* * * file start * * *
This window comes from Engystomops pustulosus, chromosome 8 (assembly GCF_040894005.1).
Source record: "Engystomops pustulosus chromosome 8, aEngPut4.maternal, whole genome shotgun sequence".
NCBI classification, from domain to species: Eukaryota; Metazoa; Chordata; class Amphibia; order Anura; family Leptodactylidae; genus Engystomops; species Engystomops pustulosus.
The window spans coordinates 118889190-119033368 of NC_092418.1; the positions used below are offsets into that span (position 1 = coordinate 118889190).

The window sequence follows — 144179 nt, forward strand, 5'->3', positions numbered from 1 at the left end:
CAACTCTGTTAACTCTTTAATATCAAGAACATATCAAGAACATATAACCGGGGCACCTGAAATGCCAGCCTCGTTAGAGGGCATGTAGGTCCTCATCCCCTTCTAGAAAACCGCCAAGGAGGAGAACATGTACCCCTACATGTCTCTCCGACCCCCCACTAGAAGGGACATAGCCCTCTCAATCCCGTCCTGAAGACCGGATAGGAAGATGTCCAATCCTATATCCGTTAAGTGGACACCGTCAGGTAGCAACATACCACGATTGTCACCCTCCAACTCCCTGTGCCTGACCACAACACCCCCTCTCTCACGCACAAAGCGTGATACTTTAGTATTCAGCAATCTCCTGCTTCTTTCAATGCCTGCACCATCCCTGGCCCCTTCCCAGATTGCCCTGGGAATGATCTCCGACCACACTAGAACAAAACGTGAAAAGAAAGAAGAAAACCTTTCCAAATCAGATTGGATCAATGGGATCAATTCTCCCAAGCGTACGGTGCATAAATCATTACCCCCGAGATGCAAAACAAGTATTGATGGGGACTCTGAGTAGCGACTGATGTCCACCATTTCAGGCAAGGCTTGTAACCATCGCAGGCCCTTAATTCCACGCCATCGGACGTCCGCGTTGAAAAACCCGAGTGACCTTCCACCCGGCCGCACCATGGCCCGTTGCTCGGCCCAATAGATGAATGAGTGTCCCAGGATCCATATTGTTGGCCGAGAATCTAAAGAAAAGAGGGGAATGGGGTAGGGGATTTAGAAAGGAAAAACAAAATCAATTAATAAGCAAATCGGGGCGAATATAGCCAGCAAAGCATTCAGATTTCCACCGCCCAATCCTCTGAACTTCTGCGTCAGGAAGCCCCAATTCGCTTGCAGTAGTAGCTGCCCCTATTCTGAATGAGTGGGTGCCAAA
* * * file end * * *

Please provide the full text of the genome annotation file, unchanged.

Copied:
This window comes from Engystomops pustulosus, chromosome 8 (assembly GCF_040894005.1).
Source record: "Engystomops pustulosus chromosome 8, aEngPut4.maternal, whole genome shotgun sequence".
NCBI classification, from domain to species: Eukaryota; Metazoa; Chordata; class Amphibia; order Anura; family Leptodactylidae; genus Engystomops; species Engystomops pustulosus.
The window spans coordinates 118889190-119033368 of NC_092418.1; the positions used below are offsets into that span (position 1 = coordinate 118889190).

The window sequence follows — 144179 nt, forward strand, 5'->3', positions numbered from 1 at the left end:
CAACTCTGTTAACTCTTTAATATCAAGAACATATCAAGAACATATAACCGGGGCACCTGAAATGCCAGCCTCGTTAGAGGGCATGTAGGTCCTCATCCCCTTCTAGAAAACCGCCAAGGAGGAGAACATGTACCCCTACATGTCTCTCCGACCCCCCACTAGAAGGGACATAGCCCTCTCAATCCCGTCCTGAAGACCGGATAGGAAGATGTCCAATCCTATATCCGTTAAGTGGACACCGTCAGGTAGCAACATACCACGATTGTCACCCTCCAACTCCCTGTGCCTGACCACAACACCCCCTCTCTCACGCACAAAGCGTGATACTTTAGTATTCAGCAATCTCCTGCTTCTTTCAATGCCTGCACCATCCCTGGCCCCTTCCCAGATTGCCCTGGGAATGATCTCCGACCACACTAGAACAAAACGTGAAAAGAAAGAAGAAAACCTTTCCAAATCAGATTGGATCAATGGGATCAATTCTCCCAAGCGTACGGTGCATAAATCATTACCCCCGAGATGCAAAACAAGTATTGATGGGGACTCTGAGTAGCGACTGATGTCCACCATTTCAGGCAAGGCTTGTAACCATCGCAGGCCCTTAATTCCACGCCATCGGACGTCCGCGTTGAAAAACCCGAGTGACCTTCCACCCGGCCGCACCATGGCCCGTTGCTCGGCCCAATAGATGAATGAGTGTCCCAGGATCCATATTGTTGGCCGAGAATCTAAAGAAAAGAGGGGAATGGGGTAGGGGATTTAGAAAGGAAAAACAAAATCAATTAATAAGCAAATCGGGGCGAATATAGCCAGCAAAGCATTCAGATTTCCACCGCCCAATCCTCTGAACTTCTGCGTCAGGAAGCCCCAATTCGCTTGCAGTAGTAGCTGCCCCTATTCTGAATGAGTGGGTGCCAAA